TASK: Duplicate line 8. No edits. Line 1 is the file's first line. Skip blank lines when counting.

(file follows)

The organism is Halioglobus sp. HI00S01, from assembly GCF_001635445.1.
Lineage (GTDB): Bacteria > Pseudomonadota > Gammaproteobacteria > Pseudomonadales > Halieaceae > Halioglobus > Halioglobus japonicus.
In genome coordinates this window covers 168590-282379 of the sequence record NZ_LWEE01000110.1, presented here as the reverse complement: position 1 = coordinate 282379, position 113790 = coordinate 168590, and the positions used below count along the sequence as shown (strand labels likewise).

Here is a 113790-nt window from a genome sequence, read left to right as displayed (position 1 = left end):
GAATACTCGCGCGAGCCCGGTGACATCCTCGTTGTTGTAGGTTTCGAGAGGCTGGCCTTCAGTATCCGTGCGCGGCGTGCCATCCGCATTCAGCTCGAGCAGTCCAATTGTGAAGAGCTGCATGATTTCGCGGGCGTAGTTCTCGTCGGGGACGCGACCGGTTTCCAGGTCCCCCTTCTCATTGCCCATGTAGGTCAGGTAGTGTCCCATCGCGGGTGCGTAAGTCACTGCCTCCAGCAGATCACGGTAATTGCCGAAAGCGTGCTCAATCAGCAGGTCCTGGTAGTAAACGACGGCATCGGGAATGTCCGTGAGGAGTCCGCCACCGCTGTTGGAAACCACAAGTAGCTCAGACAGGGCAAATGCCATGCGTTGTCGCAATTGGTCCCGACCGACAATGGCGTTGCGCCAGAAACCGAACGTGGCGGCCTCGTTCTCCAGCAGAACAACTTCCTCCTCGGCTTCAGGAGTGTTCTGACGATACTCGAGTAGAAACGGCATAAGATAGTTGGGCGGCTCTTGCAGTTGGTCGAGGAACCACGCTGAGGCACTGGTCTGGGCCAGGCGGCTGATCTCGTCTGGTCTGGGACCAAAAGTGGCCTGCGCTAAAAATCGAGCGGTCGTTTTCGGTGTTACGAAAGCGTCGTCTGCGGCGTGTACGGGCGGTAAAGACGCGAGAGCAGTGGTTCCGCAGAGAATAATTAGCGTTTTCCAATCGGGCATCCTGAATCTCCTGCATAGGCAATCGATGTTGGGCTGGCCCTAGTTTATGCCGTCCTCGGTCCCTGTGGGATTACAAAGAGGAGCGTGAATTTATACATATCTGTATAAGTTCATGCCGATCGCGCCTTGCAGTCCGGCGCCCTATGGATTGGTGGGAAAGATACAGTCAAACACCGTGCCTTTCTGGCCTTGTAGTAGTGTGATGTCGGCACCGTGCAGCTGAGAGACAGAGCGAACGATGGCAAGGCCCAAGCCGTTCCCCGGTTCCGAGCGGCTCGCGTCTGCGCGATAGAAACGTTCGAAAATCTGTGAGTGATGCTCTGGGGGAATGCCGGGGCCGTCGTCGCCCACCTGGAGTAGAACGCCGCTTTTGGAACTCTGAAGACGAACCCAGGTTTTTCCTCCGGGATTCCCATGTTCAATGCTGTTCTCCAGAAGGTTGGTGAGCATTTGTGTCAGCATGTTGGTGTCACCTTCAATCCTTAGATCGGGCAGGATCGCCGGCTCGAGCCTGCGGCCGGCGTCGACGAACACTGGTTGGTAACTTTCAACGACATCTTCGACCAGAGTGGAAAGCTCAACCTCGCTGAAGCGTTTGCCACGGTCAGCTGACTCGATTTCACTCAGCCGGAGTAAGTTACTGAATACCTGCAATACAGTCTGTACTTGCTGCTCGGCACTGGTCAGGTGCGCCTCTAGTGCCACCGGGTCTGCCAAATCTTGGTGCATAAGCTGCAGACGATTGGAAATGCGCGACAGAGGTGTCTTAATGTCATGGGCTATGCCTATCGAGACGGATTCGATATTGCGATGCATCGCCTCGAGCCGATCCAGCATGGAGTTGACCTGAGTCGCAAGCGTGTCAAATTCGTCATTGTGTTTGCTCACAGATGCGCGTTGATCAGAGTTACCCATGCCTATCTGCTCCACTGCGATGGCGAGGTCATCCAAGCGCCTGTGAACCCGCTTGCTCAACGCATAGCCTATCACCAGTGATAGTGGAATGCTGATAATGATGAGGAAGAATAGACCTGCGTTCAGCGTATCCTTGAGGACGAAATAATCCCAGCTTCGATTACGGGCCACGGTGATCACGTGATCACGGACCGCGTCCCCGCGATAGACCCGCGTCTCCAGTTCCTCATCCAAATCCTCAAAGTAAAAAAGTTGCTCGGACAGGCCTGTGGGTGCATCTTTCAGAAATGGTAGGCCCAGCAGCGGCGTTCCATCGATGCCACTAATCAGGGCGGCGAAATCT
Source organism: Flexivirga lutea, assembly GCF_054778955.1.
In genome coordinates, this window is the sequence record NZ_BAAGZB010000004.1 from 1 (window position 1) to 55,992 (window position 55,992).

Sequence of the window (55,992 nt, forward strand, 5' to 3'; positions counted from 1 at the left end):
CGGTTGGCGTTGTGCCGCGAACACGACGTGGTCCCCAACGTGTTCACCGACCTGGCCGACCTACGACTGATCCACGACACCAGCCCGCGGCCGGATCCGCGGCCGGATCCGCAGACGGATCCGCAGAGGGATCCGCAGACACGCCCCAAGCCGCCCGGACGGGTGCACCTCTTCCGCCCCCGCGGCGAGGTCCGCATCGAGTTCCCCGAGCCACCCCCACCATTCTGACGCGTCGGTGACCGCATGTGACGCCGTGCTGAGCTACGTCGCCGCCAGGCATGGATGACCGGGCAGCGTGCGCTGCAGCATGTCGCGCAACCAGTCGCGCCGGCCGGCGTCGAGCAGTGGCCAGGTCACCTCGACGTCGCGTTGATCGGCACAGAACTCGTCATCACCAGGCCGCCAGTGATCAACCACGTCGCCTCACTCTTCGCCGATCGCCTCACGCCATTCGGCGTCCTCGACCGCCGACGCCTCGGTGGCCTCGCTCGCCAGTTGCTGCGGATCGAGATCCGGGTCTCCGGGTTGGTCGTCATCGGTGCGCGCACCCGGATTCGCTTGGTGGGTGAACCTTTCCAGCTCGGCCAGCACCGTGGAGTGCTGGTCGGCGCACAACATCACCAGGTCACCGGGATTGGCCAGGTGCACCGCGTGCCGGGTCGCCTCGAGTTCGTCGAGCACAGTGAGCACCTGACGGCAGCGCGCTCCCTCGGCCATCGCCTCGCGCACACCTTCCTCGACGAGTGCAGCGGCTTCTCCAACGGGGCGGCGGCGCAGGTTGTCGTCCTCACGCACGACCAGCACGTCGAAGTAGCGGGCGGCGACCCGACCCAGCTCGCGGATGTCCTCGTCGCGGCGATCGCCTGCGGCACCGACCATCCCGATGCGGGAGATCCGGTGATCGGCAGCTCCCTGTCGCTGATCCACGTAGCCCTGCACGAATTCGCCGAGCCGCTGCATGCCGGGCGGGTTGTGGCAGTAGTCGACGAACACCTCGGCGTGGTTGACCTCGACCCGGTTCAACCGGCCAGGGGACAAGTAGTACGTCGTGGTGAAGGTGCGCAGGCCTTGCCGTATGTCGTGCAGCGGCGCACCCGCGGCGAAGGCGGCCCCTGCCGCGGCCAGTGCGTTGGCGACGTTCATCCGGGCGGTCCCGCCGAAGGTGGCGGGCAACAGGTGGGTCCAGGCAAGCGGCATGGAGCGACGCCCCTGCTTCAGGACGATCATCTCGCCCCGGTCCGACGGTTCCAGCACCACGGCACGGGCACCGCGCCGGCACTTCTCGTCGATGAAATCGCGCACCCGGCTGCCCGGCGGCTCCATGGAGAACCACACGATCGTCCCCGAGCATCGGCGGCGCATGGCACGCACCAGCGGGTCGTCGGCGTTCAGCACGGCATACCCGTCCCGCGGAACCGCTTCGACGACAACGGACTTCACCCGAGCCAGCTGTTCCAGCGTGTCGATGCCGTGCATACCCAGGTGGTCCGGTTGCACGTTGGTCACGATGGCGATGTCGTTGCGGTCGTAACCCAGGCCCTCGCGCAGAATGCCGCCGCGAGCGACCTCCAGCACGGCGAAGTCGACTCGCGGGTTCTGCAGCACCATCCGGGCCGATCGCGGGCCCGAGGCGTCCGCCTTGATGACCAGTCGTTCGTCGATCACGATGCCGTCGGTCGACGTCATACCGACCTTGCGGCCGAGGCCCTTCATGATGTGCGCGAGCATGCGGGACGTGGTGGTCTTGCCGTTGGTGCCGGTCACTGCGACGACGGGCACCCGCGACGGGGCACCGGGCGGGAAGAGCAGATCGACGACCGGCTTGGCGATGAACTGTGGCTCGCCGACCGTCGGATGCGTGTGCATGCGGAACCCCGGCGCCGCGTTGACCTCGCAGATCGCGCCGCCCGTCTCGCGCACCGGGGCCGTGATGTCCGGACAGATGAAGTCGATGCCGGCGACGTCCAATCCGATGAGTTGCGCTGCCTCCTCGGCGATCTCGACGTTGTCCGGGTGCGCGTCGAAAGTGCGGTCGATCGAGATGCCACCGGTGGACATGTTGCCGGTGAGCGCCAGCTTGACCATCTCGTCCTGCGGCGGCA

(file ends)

Sequence of the window (55,992 nt, forward strand, 5' to 3'; positions counted from 1 at the left end):